Will Our Children Marry Jewish
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Will Our Children Marry Jewish

Will Our Children Marry Jewish

The Chief Rabbi of the British Commonwealth spells out his view on the issue of Jewish continuity and how to achieve it.

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The Jewish people, having survived for thousands of years in the most adverse circumstances, including the Holocaust, is today threatened by intermarriage and assimilation. Jewish communities throughout the diaspora are experiencing demographic decline. Why has this happened, and can anything be done to reverse the trend?

The particular challenge facing Jews today is how Jewish identity may be sustained in an open, secular society. The greatest danger is failure to recognize that times have changed and that, in consequence, communal priorities need to change also.

Times have changed, and we are beginning to sense how suddenly and radically they have changed. We had grown used to a situation in which Jewish identity was passed on through the generations by habit, memory, external events and an inescapable sense that being Jewish is what we are. Belatedly we have discovered that for our children, being Jewish is no more than a matter of choice. They know that they can choose otherwise, if not for themselves then for their children. They will choose to be Jewish for one reason only, that knowing the drama of Jewish history, the richness of Jewish life, the grandeur of Jewish ethics and the majesty of Jewish faith, they are proud to be Jews.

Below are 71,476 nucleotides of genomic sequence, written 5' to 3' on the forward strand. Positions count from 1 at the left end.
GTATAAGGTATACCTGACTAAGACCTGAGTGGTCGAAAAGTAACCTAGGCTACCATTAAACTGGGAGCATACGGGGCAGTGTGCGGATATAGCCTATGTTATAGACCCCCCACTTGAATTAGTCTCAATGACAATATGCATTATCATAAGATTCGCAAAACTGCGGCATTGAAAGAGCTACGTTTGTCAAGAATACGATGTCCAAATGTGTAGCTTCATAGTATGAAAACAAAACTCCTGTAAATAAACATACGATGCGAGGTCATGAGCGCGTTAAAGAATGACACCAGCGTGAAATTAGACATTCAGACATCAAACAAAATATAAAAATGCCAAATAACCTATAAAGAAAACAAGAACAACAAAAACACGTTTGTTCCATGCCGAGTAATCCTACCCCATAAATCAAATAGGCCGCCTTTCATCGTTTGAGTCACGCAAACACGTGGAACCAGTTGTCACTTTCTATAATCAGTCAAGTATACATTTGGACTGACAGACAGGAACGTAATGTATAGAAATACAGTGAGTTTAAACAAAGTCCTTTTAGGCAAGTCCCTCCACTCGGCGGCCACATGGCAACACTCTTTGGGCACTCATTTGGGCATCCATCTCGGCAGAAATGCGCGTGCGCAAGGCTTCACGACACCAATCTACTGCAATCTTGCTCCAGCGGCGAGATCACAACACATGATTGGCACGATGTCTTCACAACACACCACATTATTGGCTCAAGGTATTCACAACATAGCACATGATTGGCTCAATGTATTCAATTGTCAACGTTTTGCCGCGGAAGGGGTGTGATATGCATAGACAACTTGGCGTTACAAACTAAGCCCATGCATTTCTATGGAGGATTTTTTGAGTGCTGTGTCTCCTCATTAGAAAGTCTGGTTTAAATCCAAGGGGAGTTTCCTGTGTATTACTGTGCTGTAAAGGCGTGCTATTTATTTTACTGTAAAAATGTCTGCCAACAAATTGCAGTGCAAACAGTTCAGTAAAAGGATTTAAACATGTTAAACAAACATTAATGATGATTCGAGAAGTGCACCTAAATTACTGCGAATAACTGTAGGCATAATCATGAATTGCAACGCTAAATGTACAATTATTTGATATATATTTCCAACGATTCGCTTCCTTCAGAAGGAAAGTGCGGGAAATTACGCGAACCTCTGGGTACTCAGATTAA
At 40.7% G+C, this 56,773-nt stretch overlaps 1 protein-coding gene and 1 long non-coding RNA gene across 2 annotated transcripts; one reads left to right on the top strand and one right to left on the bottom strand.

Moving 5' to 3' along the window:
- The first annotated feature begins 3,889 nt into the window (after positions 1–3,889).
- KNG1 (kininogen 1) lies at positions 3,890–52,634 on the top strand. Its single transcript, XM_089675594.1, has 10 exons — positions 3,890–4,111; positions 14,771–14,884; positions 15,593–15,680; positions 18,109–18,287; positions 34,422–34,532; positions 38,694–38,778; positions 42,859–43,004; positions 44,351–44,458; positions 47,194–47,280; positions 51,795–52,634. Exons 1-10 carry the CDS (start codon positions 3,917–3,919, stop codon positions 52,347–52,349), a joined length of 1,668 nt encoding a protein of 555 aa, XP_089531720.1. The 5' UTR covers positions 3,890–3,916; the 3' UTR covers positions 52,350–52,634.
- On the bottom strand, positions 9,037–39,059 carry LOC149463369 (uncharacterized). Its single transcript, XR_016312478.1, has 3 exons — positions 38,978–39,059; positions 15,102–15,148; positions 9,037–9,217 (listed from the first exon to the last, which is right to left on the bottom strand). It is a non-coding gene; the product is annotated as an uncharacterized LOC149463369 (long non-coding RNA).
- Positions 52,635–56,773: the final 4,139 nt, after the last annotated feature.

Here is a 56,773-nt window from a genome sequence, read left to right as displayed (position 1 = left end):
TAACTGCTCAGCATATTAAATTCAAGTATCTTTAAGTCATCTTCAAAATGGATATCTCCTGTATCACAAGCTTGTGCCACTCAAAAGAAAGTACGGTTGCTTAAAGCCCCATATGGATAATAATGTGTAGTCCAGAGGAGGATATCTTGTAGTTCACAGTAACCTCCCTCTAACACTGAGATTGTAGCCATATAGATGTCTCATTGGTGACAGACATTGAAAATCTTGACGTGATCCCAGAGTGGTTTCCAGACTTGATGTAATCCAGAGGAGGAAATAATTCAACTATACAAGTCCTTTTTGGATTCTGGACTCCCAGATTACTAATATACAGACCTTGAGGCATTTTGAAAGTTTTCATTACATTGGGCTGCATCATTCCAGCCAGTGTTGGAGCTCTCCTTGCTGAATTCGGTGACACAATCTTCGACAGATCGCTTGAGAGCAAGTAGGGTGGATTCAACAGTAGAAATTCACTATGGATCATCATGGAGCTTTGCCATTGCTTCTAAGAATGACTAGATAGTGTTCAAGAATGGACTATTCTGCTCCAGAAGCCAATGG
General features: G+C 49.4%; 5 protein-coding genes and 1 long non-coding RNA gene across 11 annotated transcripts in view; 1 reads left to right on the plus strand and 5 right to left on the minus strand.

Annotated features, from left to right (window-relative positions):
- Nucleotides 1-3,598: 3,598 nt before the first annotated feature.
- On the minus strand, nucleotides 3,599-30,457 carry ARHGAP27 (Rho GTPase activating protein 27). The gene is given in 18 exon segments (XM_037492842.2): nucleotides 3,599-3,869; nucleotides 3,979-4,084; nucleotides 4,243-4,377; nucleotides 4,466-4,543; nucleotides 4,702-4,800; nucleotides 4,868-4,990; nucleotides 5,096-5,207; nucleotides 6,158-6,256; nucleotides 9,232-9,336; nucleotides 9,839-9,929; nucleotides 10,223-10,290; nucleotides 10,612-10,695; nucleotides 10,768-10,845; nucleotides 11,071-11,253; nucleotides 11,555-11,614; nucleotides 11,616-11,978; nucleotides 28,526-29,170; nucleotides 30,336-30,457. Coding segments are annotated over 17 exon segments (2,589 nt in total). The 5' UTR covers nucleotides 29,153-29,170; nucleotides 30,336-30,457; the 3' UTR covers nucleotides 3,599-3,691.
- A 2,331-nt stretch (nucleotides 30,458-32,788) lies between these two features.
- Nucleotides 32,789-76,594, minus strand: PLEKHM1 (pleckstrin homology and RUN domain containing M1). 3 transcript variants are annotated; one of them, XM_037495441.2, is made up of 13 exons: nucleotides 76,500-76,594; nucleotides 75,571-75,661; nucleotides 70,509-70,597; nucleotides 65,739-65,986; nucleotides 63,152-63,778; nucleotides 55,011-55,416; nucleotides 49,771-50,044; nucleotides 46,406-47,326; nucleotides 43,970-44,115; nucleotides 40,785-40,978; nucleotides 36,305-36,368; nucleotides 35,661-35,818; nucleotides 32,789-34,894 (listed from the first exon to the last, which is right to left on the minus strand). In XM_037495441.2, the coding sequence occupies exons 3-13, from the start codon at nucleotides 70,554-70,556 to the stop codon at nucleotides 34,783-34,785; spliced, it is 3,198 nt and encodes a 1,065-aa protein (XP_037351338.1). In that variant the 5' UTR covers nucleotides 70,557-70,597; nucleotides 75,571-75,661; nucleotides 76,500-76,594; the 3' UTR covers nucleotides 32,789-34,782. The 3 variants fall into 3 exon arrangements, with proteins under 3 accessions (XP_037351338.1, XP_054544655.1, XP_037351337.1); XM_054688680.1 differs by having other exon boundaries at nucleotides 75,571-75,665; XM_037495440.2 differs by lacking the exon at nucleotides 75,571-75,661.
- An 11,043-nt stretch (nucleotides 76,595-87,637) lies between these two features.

There is only one cogent argument against intermarriage, and it is this. To be a Jew is to be a member of the people of the covenant, an heir to one of the world's most ancient, enduring and awe-inspiring faiths. It is to inherit a way of life which has earned the admiration of the world for its love of family, its devotion to education, its philanthropy, its social justice and its infinitely loyal dedication to a unique destiny.